Life Learning in the
|“Last year, in the process of doing a science fair project, my son accessed Al Jazeera and used their Arabic homepage as an example in his presentation. In her science fair project, my daughter corresponded with a chemist who designs pH paper. As a family, we not only get to read and share ideas we are attracted to, we can hear ideas that we disagree with directly from the source and discuss them. Our lives are richer for it.”|
In-person community is important, too and, once again, I find that the Internet age facilitates rather than hinders. I attend a popular homeschooling support group that would have a hard time finding attendees without Facebook and our e-mail list. In the book club I run for my daughter’s cohorts, I can dash off an e-mail asking for someone to pick up an item I forgot and fully expect that it will happen. My son is studying history with a group that meets physically once a week and online anytime they want to.
My childhood experience was defined by borders: Unless my parents chose to go somewhere, which didn’t happen very often, I was stuck going only as far as my bike would take me. As soon as I could, I up and moved to a place where I felt like I’d meet a wider variety of people with a wider variety of viewpoints.
My children’s experiences are completely different. They “know” people online who share their interests, and don’t feel a burning need to get away from this place because of its isolation.
YouTube, the great cultural (and anti-cultural!) mishmash, brings anyone’s experiences and viewpoints right into our home. My kids have seen street children in India, have shared impassioned speeches about violence in video gaming, and have seen the results of people’s diverse pursuits, from creating Heavy Metal soundwaves with burning gas to balancing rocks in a mountain stream.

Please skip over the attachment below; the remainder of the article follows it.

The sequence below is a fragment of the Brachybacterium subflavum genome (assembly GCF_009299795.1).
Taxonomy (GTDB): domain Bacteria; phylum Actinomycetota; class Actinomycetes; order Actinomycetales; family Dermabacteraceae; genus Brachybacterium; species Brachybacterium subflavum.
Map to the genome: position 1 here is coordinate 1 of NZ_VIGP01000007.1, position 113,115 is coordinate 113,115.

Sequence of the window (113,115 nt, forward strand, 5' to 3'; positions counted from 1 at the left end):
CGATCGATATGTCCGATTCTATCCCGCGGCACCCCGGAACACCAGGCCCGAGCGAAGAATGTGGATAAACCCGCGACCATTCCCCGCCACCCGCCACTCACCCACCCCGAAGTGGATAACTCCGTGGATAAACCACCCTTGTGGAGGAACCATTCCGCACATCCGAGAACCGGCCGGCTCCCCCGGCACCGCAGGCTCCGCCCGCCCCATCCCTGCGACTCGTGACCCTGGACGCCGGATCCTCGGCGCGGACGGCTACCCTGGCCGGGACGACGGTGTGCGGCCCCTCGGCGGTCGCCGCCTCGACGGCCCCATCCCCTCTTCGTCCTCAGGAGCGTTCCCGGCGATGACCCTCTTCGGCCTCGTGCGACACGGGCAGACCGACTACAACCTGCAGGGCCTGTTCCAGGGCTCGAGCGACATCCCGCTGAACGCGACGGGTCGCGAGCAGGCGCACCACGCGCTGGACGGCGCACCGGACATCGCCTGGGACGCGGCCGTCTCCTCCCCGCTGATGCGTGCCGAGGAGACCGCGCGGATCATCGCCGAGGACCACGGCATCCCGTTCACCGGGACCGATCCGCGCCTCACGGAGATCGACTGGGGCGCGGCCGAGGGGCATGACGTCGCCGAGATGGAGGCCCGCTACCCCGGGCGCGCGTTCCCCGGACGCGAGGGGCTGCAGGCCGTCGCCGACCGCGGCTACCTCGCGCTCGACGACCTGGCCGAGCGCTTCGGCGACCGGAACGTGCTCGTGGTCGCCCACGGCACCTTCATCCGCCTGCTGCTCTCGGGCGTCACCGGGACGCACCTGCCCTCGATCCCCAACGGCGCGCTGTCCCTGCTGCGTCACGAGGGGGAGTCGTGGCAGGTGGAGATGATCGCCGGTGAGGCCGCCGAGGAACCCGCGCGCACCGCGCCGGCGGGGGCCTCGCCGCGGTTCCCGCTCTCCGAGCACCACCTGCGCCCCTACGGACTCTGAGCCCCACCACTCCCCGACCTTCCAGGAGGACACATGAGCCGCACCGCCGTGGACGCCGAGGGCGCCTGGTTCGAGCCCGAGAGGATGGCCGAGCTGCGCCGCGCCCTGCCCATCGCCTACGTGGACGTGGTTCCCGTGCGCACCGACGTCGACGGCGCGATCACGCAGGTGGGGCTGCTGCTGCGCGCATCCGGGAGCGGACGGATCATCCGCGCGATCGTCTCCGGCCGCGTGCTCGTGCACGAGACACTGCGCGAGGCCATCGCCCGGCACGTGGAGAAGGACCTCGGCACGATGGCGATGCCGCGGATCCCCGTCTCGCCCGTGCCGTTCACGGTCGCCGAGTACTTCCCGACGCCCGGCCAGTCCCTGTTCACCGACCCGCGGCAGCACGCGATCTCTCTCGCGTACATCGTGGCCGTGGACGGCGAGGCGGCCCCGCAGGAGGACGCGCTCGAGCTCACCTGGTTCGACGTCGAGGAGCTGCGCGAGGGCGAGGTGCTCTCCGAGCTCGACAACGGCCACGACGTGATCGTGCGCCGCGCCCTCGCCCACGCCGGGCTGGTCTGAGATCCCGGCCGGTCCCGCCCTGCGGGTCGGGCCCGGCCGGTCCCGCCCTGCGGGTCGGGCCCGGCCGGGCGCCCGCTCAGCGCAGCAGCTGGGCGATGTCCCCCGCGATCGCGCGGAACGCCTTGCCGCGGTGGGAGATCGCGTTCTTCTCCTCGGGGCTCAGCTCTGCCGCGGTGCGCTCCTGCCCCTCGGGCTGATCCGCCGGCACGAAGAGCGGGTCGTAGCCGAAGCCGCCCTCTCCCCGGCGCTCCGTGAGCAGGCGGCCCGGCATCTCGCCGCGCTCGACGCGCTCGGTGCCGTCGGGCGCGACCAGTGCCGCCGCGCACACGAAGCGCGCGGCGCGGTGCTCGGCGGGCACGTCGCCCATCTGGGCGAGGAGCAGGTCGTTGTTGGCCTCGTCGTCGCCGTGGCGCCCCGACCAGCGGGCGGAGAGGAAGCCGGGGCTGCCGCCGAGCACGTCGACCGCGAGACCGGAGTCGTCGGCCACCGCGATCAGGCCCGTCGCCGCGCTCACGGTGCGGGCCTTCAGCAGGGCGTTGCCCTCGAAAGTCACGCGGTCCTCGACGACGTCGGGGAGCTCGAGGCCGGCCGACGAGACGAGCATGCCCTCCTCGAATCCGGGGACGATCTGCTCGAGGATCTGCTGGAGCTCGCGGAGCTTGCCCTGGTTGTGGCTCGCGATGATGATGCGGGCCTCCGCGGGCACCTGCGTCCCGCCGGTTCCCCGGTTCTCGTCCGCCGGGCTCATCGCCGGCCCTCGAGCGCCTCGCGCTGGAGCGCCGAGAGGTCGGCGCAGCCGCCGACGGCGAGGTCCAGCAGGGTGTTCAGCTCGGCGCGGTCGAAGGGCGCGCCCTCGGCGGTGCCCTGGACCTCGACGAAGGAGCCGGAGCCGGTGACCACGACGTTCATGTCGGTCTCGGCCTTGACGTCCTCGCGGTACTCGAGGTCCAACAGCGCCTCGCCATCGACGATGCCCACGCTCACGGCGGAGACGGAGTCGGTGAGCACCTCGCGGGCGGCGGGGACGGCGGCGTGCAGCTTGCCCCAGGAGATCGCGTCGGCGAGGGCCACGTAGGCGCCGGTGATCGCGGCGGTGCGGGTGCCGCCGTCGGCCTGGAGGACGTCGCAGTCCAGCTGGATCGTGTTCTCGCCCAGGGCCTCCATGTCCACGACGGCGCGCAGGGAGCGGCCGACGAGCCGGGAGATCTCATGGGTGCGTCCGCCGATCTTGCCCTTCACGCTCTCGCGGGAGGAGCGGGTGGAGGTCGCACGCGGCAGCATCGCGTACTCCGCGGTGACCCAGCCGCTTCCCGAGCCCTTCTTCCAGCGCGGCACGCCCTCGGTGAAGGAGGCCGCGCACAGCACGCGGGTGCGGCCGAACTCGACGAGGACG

Last year, in the process of doing a science fair project, my son accessed Al Jazeera and used their Arabic homepage as an example in his presentation. In her science fair project, my daughter corresponded with a chemist who designs pH paper. As a family, we not only get to read and share ideas we are attracted to, we can hear ideas that we disagree with directly from the source and discuss them. Our lives are richer for it.
I already see a great opening up of experience due to the Internet, and life learners are at the forefront of it. The family you are born into, the place you happen to live, and the people you happen to get to know in your daily life no longer form the limits of your experience.
But I think we’re only just starting to figure out what all this connectivity is good for. I’d love to see more online learning experiences, not just formal classes but meeting places for like-minded kids who don’t live near to each other. As my son enters traditional “high school” age, I’d like to see him connecting with adults who have skills to share and other kids he can exchange ideas with.
I’m sure that I am seeing only a tiny fraction of the possibilities that will open up, things that will start as weird ideas and quickly become accepted as inevitable.
Can you imagine trying to explain a Facebook group to a 1980s homeschooling family who are living off the land and learning algebra by correspondence course? Can you imagine telling those parents that their homeschooled grandchildren would be able to have friends that they chat with daily all over the world?
I am sure we will look just as quaint to the homeschoolers of the future. I, for one, am looking forward to seeing what they come up with.
Suki Wessling write about parenting, homeschooling, and gifted children and is the homeschooling mom of two. Her book, “From School to Homeschool,” helps parents leave the world of school physically and mentally as they start their homeschooling journey. Learn more on her website.